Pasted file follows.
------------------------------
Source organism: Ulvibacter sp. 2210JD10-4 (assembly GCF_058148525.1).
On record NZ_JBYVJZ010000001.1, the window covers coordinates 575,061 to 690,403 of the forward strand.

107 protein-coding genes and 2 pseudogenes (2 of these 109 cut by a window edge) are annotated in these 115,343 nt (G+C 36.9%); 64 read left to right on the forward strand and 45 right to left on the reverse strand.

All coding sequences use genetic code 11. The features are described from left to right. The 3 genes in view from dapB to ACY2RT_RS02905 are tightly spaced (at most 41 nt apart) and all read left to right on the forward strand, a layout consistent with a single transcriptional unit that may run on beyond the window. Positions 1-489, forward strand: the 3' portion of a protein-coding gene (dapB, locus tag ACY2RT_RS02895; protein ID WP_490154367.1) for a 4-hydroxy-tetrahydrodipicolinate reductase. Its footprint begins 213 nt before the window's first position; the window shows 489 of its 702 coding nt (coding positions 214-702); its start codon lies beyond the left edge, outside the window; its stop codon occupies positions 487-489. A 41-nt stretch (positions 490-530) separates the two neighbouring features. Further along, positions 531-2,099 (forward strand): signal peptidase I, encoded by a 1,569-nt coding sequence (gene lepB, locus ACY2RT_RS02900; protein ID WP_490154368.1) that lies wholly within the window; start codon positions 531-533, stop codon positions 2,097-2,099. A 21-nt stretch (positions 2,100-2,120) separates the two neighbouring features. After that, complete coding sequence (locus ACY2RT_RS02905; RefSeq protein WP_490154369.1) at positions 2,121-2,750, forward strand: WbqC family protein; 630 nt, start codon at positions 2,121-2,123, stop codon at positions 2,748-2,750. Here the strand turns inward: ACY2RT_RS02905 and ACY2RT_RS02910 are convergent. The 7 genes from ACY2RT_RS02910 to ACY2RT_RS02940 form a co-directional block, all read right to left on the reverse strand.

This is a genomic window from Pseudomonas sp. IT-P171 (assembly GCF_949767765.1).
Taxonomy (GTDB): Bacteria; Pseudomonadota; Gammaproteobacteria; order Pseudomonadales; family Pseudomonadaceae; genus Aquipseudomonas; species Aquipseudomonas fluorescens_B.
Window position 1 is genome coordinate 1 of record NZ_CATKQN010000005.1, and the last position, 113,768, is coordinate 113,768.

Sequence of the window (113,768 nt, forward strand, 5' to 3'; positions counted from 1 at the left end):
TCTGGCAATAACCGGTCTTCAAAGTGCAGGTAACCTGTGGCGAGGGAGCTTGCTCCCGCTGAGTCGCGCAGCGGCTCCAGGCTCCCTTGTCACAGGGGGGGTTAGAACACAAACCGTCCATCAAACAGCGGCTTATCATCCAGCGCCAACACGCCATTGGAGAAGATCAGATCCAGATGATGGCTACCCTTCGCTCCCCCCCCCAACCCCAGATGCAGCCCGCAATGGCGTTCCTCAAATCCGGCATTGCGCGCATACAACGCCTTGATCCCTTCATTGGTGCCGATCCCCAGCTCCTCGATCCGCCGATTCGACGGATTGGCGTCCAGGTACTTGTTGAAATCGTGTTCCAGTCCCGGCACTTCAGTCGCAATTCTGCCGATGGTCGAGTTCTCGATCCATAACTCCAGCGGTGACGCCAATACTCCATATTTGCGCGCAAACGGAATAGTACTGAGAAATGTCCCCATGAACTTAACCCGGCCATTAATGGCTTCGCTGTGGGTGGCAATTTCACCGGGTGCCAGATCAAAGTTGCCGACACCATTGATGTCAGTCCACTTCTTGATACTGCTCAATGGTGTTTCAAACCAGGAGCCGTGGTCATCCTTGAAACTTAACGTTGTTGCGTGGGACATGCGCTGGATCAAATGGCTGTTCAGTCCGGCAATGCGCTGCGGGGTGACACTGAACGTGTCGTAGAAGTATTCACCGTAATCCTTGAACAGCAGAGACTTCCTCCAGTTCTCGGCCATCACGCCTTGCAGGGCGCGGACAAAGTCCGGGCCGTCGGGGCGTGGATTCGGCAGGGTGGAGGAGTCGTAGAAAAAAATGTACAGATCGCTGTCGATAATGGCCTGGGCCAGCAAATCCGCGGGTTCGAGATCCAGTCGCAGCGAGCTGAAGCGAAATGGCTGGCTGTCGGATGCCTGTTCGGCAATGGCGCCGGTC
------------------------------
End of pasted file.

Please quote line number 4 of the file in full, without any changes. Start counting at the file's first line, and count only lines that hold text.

All coding sequences use genetic code 11. The features are described from left to right. The 3 genes in view from dapB to ACY2RT_RS02905 are tightly spaced (at most 41 nt apart) and all read left to right on the forward strand, a layout consistent with a single transcriptional unit that may run on beyond the window. Positions 1-489, forward strand: the 3' portion of a protein-coding gene (dapB, locus tag ACY2RT_RS02895; protein ID WP_490154367.1) for a 4-hydroxy-tetrahydrodipicolinate reductase. Its footprint begins 213 nt before the window's first position; the window shows 489 of its 702 coding nt (coding positions 214-702); its start codon lies beyond the left edge, outside the window; its stop codon occupies positions 487-489. A 41-nt stretch (positions 490-530) separates the two neighbouring features. Further along, positions 531-2,099 (forward strand): signal peptidase I, encoded by a 1,569-nt coding sequence (gene lepB, locus ACY2RT_RS02900; protein ID WP_490154368.1) that lies wholly within the window; start codon positions 531-533, stop codon positions 2,097-2,099. A 21-nt stretch (positions 2,100-2,120) separates the two neighbouring features. After that, complete coding sequence (locus ACY2RT_RS02905; RefSeq protein WP_490154369.1) at positions 2,121-2,750, forward strand: WbqC family protein; 630 nt, start codon at positions 2,121-2,123, stop codon at positions 2,748-2,750. Here the strand turns inward: ACY2RT_RS02905 and ACY2RT_RS02910 are convergent. The 7 genes from ACY2RT_RS02910 to ACY2RT_RS02940 form a co-directional block, all read right to left on the reverse strand.